“East Side Sushi” pushes gender barriers in a cross-ethnic culinary setting

Diana Elizabeth Torres depicts Juana in "East Side Sushi." (Photo courtesy of Blue Sun Pictures)
Diana Elizabeth Torres depicts Juana in “East Side Sushi.” (Photo courtesy of Blue Sun Pictures)

Director/writer Anthony Lucero’s first feature-length film, “East Side Sushi,” tells the story of Juana (Diana Elizabeth Torres), a Latina, working-class, single mother based in Oakland aspiring to become a sushi chef.

A distinctive cross-ethnic culinary experience, the movie, premiering in Seattle tomorrow at Sundance and Ark Lodge cinemas, provides a rare and moving glimpse into a women’s struggle overcoming barriers within an elite sushi culture.

Inspired by his own observations of sushi chef life and the prominent presence of Latino/a workers in the back kitchen, Lucero said his process writing the film started with a short story he originally wrote about a Latino man hoping to be a sushi chef. Then, he started doing some research.

”As I was talking to sushi chefs, I realized that I have never seen a woman doing this job,“ Lucero said.

Japan’s reputation for having some of the worst gender inequality in the developed world is especially noticeable at the sushi counter. An archaic but popular cultural belief that the higher body temperature and menstration cycle of women would prevent them from preparing quality food still influences the practice of sushi chefs being mostly male. Intrigued by this, Lucero changed his original story character from a male to a female.

Lucero points out that, even in Japanese restaurants in America, customers want male sushi chefs to prepare their food, accepting it as part of the culture.

This point is well-taken in the film, which has caught the attention of many film festivals, garnering 13 awards since its national premiere last year. “East Side Sushi” in one scene, shows Juana, who is hired to work at a Japanese restaurant in Oakland, assisting sushi chefs out of the kitchen when a man sees her. After giving her many critical looks, he asks the head chef of the restaurant if he really had a female sushi chef. Subsequently,  Juana is quickly sent to the back of the kitchen.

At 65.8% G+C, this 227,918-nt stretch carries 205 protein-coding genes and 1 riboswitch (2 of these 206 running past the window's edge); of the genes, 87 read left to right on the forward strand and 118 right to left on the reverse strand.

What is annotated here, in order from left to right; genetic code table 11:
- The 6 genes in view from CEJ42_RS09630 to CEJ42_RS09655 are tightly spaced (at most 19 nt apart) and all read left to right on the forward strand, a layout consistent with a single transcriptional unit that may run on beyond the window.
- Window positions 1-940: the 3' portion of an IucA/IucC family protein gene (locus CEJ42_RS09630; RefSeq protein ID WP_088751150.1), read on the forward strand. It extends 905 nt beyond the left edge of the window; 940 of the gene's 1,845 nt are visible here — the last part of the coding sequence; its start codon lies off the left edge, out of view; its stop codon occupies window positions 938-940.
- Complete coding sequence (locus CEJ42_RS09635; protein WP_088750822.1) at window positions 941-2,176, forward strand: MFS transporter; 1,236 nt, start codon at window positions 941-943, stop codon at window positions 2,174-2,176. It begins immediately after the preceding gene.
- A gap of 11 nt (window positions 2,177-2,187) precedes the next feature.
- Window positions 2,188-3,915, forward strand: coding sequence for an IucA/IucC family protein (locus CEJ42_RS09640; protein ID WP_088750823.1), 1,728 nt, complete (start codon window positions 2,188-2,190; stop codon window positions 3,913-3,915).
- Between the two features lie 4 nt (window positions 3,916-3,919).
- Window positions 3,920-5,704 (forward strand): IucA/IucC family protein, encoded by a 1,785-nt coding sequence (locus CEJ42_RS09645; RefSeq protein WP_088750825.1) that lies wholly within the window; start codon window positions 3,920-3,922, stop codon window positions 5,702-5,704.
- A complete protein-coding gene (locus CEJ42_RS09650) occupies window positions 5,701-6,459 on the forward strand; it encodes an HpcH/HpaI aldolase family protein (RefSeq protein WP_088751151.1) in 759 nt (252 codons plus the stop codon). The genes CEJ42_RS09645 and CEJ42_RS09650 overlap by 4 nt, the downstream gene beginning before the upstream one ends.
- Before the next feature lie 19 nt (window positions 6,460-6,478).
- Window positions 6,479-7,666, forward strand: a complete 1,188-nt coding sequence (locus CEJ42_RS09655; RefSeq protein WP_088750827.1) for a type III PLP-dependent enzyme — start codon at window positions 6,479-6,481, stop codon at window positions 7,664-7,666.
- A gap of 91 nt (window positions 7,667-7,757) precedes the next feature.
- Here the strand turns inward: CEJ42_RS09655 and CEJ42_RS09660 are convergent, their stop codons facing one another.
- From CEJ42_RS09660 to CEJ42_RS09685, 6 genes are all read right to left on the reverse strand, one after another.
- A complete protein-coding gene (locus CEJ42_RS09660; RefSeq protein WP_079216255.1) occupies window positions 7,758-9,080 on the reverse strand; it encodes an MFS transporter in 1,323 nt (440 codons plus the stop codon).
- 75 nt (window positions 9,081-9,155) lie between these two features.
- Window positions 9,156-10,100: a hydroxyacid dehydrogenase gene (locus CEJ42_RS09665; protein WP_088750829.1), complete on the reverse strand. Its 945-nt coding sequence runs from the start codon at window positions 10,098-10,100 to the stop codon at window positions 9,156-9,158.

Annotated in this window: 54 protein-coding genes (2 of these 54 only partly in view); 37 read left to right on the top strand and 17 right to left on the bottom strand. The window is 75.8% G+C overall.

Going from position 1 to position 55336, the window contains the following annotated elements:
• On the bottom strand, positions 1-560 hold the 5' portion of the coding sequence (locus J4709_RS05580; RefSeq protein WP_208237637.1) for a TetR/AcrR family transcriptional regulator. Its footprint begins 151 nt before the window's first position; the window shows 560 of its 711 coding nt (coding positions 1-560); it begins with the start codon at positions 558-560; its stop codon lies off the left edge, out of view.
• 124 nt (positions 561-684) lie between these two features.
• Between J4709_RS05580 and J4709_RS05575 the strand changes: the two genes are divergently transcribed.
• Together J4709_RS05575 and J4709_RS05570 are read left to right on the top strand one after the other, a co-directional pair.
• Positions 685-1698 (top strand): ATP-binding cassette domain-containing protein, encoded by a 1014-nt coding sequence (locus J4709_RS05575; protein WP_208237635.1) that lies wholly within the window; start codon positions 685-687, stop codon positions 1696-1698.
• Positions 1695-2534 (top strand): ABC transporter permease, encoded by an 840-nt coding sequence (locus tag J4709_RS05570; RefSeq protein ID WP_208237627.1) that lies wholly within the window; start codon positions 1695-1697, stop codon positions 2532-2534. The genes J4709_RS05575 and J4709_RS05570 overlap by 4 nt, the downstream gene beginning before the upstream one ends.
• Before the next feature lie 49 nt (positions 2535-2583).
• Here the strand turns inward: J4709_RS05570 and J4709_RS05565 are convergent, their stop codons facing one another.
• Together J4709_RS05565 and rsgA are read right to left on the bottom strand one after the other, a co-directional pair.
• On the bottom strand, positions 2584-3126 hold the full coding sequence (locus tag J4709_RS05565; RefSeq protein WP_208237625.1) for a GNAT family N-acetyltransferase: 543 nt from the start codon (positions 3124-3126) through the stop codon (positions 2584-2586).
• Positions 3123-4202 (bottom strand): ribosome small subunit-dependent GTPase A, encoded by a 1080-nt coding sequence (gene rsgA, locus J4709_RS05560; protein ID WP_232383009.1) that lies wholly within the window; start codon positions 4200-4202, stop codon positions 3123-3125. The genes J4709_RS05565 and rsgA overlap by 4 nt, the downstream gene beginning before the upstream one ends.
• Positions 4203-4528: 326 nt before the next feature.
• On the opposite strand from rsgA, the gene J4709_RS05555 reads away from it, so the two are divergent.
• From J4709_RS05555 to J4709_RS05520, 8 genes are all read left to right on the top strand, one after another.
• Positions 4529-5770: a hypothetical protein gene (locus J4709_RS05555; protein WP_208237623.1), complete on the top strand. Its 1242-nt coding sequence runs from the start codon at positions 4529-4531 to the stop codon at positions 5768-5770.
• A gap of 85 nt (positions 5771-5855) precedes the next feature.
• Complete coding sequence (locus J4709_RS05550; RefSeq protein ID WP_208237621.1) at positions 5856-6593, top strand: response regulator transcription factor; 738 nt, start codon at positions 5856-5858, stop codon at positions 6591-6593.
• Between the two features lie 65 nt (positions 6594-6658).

Despite daily discouragement, Juana continues to pursue her dream at home, adding sushi roll preparation to her regular Mexican cuisine preparation, practicing diligently and copying the motions of the chefs she studies with. Her culinary streak and food-centric life is evident even in the very first scene we meet her in, where she gets up at 4 a.m. to decorate a muffin for her daughter, then helps her father set up his Oakland fruit cart.

Lucero explains that he made Juana a mother to add “that extra layer of determination.”

“As I was writing it, I thought if she had a daughter, it would inspire her to strive for more and set an example for her daughter, too,” said Lucero, who is also known for creating visual effects for such blockbusters as “Pirates of the Caribbean,” “Iron Man” and “Star Wars II: Attack of the Clones.”

In the course of the movie, Juana has to accept the fact that her race and gender are major obstacles to her dream, and that she must break ground.

“We often do that — me, you, all of us. We put these roadblocks in front of us and tell ourselves we can’t do this, because we don’t look a certain way or we weren’t raised a certain way,” Lucero said. “That is what it is about, about breaking down … cultural barriers.”

“East Side Sushi” welcomes Director Anthony Lucero tomorrow, Nov. 13 at Sundance Cinema in Seattle’s University District, where he’ll be available for a post-film Q&A after each showing, starting at 4:20 p.m. More details and show times here.

The film is also playing at Ark Lodge Cinemas in Columbia City, where Lucero will make a Saturday, Nov. 14 appearance at the 7 p.m. showing. More details and show times here.